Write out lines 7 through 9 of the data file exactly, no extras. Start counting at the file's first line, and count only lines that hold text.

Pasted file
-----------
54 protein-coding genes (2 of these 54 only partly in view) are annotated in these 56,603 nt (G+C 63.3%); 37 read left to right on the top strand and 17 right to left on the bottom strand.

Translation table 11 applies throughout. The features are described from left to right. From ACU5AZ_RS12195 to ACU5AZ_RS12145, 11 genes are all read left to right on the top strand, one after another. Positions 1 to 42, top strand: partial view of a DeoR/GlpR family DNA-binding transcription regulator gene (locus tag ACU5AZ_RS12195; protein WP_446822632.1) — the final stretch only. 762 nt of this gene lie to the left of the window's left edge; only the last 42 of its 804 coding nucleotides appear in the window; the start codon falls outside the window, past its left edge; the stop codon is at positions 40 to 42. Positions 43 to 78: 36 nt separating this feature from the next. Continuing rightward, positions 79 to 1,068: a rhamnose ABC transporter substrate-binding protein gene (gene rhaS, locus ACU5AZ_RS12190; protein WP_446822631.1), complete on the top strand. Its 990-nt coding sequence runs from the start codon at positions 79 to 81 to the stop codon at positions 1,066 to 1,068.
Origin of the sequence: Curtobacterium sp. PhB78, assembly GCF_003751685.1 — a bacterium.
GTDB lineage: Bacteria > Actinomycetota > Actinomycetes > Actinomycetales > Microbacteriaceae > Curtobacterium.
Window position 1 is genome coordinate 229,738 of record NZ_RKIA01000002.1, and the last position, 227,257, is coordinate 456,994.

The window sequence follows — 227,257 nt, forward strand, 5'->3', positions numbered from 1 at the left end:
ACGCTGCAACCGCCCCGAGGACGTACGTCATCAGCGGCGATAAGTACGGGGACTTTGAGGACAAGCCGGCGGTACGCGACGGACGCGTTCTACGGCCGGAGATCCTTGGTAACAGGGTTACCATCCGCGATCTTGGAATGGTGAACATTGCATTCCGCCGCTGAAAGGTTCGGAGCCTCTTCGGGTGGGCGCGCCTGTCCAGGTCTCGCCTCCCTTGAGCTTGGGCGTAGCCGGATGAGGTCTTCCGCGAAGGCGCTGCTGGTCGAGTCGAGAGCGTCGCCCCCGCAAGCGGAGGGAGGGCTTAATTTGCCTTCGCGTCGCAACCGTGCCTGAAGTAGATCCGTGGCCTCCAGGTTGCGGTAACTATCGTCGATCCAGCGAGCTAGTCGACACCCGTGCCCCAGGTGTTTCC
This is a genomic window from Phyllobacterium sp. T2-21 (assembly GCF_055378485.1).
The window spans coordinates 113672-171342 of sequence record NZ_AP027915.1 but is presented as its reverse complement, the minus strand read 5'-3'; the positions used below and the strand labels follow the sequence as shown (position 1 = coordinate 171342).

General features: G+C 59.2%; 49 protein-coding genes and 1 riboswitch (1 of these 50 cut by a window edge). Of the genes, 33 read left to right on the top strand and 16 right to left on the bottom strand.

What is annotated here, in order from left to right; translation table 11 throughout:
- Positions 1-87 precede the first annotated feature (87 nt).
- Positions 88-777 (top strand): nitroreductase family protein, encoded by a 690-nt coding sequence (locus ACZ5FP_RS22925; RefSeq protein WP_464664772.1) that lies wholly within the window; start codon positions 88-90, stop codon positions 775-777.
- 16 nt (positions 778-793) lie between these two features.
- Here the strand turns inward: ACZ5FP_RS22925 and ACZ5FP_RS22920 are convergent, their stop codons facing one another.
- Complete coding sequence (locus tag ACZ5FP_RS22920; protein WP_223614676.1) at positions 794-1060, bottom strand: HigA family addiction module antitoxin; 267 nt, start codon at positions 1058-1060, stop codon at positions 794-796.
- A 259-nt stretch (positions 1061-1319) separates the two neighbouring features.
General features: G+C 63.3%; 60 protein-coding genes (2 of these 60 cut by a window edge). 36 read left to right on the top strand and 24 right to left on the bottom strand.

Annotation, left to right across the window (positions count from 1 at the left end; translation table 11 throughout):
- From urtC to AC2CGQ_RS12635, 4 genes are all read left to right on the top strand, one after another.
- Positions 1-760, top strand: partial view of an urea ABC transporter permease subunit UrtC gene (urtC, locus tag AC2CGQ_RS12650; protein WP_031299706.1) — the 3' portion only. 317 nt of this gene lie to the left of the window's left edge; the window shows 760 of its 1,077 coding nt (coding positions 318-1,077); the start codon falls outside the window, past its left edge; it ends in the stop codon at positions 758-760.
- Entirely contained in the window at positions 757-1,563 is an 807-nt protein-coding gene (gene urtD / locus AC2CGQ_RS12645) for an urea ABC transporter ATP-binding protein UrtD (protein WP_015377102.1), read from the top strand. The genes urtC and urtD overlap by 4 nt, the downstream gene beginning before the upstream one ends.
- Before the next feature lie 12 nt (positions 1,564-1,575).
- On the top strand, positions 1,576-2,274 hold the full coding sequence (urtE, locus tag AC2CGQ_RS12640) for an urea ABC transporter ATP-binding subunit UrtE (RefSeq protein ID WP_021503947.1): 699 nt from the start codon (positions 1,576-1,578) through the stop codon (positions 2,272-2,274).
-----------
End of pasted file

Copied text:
ACGCTGCAACCGCCCCGAGGACGTACGTCATCAGCGGCGATAAGTACGGGGACTTTGAGGACAAGCCGGCGGTACGCGACGGACGCGTTCTACGGCCGGAGATCCTTGGTAACAGGGTTACCATCCGCGATCTTGGAATGGTGAACATTGCATTCCGCCGCTGAAAGGTTCGGAGCCTCTTCGGGTGGGCGCGCCTGTCCAGGTCTCGCCTCCCTTGAGCTTGGGCGTAGCCGGATGAGGTCTTCCGCGAAGGCGCTGCTGGTCGAGTCGAGAGCGTCGCCCCCGCAAGCGGAGGGAGGGCTTAATTTGCCTTCGCGTCGCAACCGTGCCTGAAGTAGATCCGTGGCCTCCAGGTTGCGGTAACTATCGTCGATCCAGCGAGCTAGTCGACACCCGTGCCCCAGGTGTTTCC
This is a genomic window from Phyllobacterium sp. T2-21 (assembly GCF_055378485.1).
The window spans coordinates 113672-171342 of sequence record NZ_AP027915.1 but is presented as its reverse complement, the minus strand read 5'-3'; the positions used below and the strand labels follow the sequence as shown (position 1 = coordinate 171342).